Inside agency preemption.

Author:Sharkey, Catherine M.
 
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A subtle shift has taken place in the mechanics of preemption, the doctrine that determines when federal law displaces state law. In the past, Congress was the leading actor, and courts and commentators focused almost exclusively on the precise wording of its statutory directives as a clue to its intent to displace state law. Federal agencies were, if not ignored, certainly no more than supporting players. But the twenty-first century has witnessed a role reversal. Federal agencies now play the dominant role in statutory interpretation. The U.S. Supreme Court has recognized the ascendancy of federal agencies in preemption disputes--an ascendancy unchecked by the change in presidential administrations.

This Article confronts the profound implications for the administrative rulemaking process caused by the ascendancy of federal agencies in the preemption realm. Stakeholders with vested interests in preemption disputes, such as state governmental organizations, state attorneys general, consumer- and business-oriented organizations, and private litigants, can continue to ignore the preemptive rulemaking processes within federal agencies only at their peril As this Article further shows, those processes are, in and of themselves, rich areas for investigation. Taking a unique perspective "inside" the preemptive rulemaking processes within five major federal agencies that regulate in areas as diverse as health and safety, banking, and the environment, this Article presents the first look at agencies' responses to President Obama's Memorandum on Preemption and their efforts to ensure compliance with the relevant provisions of Federalism Executive Order 13132, which governs preemptive rulemaking.

With this empirical grounding in agency practice, the Article addresses possibilities for reform, including a novel attorney general preemption notification provision and a blueprint for external review of newly proposed internal oversight procedures. The specific reform measures are guided by the overarching goals of (1) creating a "home" within agencies for consideration of the federalism values at stake in preemptive rulemaking and ensuring participation in the rulemaking process by suitable representatives of state regulatory interests; and (2) establishing a system of internal agency policing of the empirical and factual predicates to arguments for preemption, coupled with external oversight.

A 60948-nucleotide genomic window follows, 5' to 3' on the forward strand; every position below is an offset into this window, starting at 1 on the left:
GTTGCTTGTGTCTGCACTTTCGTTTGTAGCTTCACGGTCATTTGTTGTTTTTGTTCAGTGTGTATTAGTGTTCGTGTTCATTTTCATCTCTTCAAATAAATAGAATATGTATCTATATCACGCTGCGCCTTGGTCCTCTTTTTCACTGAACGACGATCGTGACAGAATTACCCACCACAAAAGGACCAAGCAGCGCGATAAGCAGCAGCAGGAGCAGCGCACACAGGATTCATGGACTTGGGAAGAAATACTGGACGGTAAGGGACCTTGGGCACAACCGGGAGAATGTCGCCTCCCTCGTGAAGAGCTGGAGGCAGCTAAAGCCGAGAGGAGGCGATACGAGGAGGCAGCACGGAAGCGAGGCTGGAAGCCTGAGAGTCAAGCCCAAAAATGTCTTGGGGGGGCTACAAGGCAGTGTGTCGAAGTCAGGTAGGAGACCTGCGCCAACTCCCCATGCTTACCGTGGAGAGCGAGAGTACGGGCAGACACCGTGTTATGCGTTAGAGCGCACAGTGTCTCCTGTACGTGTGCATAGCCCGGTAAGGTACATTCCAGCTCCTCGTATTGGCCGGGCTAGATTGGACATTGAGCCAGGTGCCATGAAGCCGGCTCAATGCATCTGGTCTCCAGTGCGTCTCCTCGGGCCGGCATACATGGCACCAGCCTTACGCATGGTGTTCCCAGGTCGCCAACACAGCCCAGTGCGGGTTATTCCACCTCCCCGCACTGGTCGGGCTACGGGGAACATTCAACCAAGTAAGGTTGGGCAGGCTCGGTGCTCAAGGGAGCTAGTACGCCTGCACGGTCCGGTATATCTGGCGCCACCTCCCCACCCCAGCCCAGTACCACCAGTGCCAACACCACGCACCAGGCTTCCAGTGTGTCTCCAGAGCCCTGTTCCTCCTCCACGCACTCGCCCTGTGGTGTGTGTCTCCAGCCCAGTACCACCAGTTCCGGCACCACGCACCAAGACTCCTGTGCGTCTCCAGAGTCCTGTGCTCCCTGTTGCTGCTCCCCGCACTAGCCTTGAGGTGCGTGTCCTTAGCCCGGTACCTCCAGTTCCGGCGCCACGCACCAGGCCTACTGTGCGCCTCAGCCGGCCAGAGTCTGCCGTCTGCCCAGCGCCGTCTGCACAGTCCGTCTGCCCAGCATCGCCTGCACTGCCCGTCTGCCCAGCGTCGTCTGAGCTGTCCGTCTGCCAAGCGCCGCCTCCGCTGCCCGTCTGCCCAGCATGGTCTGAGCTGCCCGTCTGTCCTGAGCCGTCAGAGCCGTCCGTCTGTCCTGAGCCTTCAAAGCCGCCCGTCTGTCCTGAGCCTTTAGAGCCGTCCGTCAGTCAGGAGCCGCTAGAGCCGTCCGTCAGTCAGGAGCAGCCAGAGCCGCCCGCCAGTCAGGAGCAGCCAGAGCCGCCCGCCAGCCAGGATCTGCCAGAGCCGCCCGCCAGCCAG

This journey inside agency preemption charts preemption's future path.

TABLE OF CONTENTS INTRODUCTION I. EXECUTIVE DIRECTIVES ON PREEMPTION AND FEDERALISM A. May 2009 Presidential Memorandum on Preemption B. Federalism Executive Order 13132 1. Consultation Process 2. Federalism Impact Statements 3. Enforcement II. AGENCY PRACTICE: RULEMAKING AND LITIGATION A. National Highway Traffic Safety Administration 1. Response to May 2009 Presidential Memorandum on Preemption 2. Rulemaking 3. Litigation B. Food and Drug Administration 1. Response to May 2009 Presidential Memorandum on Preemption 2. Rulemaking 3. Litigation C. Office of the Comptroller of the Currency 1. Congressional Response: Dodd-Frank Wall Street Reform and Consumer Protection Act 2. Response to May 2009 Presidential Memorandum on Preemption 3. Rulemaking D. Consumer Product Safety Commission 1. Congressional Response: Consumer Product Safety Improvement Act of 2008 2. Response to May 2009 Presidential Memorandum on Preemption 3. Rulemaking 4. Litigation E. Environmental Protection Agency 1. Response to May 2009 Presidential Memorandum on Preemption 2. Uniqueness of the Environmental Protection Agency Agency and States as Coregulators III. AGENCY REFORM A. Agencies 1. Internal Guidelines for Implementing the Preemption Provisions of Federalism Executive Order 13132 and Evaluating Evidence in Support of Preemption 2. Consultation with the States B. Office of Information and Regulatory Affairs/Office of Management and Budget 1. Direct Agencies to Publish Reports of Agency Compliance with May 2009 Presidential Memorandum on Preemption 2. Update the Office of Management and Budget Guidance Document 3. Include a More Thorough Review of Preemption in the Regulatory Review Process CONCLUSION INTRODUCTION

A subtle shift has taken place in the mechanics of preemption, the doctrine that determines when federal law displaces state law. In the past, Congress was the leading actor, and courts and commentators focused almost exclusively on the precise wording of its statutory directives as a clue to its intent to displace state law. Federal agencies were, if not ignored, certainly no more than supporting players. But the twenty-first century has witnessed a role reversal. Federal agencies now play the dominant role in statutory interpretation. While Congress, with the stroke of a pen, could definitively resolve preemption questions by specifying the impact of its legislation on state law, in reality it often does not, but rather leaves open a wide interpretive space for courts to fill. (1) And while courts reiterate that congressional intent is the touchstone of preemption analysis, they increasingly rely on the views propounded by federal agencies either in regulations or else in preambles or litigation briefs.